Data on the benefit of selective serotonin reuptake inhibitors (SSRIs) in irritable bowel syndrome (IBS) are conflicting. The longitudinal relationship between clinical symptoms and sensitivity to barostat-mediated rectal distension in IBS remains unclear. We assessed the benefit of citalopram and explored the relationships between symptoms, quality of life (QOL), and rectal sensitivity to barostat distension in non-depressed IBS patients.Patients from primary, secondary, and tertiary care settings were randomly assigned to receive citalopram (20 mg/day for 4 weeks, then 40 mg/day for 4 weeks) or placebo in a study with double-masking and concealed allocation. Symptoms were assessed weekly, and IBS-QOL and rectal sensation by barostat were assessed at the beginning and end of the study.Patients receiving citalopram did not achieve a higher rate of adequate relief of IBS symptoms than patients receiving placebo (12/27 [44%] vs 15/27 [56%]; P = .59), regardless of IBS subtype. The odds ratio for weekly response with citalopram vs placebo was 0.80 (95% confidence interval, 0.61-1.04). Improvements in specific symptom and IBS-QOL scores were not superior for citalopram. Changes in IBS-QOL score and pressure eliciting pain showed a modest correlation (r = 0.33; 95% confidence interval, 0.03-0.57), but changes in symptoms and IBS-QOL scores or rectal sensitivity were not correlated substantially.Citalopram was not superior to placebo in treating non-depressed IBS patients. Changes in symptoms were not substantially correlated with changes in rectal sensation assessed by barostat. Any benefit of citalopram in non-depressed IBS patients is likely to be modest at best.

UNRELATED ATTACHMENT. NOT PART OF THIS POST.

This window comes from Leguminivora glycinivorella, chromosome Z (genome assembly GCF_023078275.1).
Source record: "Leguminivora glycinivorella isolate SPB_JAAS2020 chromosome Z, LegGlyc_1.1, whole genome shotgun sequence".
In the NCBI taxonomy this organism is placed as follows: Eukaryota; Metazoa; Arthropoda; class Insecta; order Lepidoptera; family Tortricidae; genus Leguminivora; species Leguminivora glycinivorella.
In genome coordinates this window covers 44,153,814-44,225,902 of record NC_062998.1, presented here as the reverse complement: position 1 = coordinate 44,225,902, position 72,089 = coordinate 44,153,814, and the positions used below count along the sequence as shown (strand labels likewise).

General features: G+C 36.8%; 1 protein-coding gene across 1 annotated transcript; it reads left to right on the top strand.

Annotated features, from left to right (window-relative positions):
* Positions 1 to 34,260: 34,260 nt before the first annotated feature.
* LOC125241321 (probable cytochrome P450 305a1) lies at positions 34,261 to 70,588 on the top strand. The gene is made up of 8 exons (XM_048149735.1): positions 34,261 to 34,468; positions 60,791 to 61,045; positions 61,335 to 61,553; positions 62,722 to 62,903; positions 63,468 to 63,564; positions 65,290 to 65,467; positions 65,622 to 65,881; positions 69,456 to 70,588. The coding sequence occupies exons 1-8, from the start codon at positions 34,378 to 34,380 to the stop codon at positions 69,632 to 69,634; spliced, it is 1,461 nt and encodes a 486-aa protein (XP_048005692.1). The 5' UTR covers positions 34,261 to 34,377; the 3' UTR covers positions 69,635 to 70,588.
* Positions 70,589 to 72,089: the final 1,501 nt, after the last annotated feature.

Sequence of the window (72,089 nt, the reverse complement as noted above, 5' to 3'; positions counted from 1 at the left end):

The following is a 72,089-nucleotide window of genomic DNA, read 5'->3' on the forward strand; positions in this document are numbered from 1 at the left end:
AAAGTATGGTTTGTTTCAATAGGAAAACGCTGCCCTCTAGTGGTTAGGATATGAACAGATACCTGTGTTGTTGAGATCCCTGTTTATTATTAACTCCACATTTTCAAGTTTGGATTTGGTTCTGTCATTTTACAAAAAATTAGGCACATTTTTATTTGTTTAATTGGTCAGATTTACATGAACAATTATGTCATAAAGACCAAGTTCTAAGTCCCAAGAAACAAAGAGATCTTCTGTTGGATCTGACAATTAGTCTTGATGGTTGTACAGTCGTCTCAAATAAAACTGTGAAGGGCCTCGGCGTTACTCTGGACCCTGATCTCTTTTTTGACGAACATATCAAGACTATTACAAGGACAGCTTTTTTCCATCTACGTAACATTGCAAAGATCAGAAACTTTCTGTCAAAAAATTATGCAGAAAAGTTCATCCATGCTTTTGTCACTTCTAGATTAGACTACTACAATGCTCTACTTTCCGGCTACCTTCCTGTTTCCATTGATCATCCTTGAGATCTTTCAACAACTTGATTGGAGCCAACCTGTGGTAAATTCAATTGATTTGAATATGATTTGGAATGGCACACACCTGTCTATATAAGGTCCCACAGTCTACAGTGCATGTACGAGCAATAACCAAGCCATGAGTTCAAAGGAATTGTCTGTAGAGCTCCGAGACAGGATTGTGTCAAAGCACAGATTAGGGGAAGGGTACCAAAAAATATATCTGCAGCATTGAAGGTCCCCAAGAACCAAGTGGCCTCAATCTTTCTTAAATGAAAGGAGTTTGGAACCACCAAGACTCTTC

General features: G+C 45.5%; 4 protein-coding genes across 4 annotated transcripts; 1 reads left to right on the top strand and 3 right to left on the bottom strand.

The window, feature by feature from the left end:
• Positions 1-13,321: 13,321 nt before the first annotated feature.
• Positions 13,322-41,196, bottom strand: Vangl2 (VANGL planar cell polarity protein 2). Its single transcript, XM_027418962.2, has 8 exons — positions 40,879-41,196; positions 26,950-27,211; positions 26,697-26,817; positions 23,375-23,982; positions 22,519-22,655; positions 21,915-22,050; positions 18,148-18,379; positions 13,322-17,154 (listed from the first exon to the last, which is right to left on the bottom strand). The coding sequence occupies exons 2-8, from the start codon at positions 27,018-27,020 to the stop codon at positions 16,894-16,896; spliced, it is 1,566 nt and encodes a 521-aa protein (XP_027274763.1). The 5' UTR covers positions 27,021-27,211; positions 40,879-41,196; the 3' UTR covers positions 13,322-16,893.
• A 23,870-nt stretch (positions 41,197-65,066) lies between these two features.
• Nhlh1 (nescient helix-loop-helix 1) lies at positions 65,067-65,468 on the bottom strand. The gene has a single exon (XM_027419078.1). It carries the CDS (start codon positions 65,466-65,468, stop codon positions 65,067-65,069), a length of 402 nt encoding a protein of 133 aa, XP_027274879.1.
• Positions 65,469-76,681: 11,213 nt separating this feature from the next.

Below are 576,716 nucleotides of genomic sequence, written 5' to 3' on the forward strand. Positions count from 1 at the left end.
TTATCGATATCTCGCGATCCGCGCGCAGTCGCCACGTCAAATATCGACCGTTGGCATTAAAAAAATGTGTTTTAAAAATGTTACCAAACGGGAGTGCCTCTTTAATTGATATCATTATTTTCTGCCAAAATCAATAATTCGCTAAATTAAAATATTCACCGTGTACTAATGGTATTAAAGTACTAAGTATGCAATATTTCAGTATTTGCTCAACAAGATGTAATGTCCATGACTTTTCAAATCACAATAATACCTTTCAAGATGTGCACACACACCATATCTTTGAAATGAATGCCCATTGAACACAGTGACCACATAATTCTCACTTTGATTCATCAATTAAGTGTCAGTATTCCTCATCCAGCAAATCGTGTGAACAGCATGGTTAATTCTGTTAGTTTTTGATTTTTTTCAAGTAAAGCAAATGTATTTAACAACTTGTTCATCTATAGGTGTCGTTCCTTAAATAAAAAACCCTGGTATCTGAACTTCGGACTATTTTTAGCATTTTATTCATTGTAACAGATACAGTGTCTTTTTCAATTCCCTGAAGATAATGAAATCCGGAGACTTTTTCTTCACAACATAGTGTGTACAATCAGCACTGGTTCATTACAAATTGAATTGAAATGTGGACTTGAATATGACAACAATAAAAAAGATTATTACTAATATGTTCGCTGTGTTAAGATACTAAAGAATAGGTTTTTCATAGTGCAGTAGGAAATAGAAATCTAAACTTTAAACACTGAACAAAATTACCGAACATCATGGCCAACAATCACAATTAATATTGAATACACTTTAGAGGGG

View details for DOI 10.1016/j.cgh.2009.09.008
View details for Web of Science ID 000277420800012
View details for PubMedID 19765674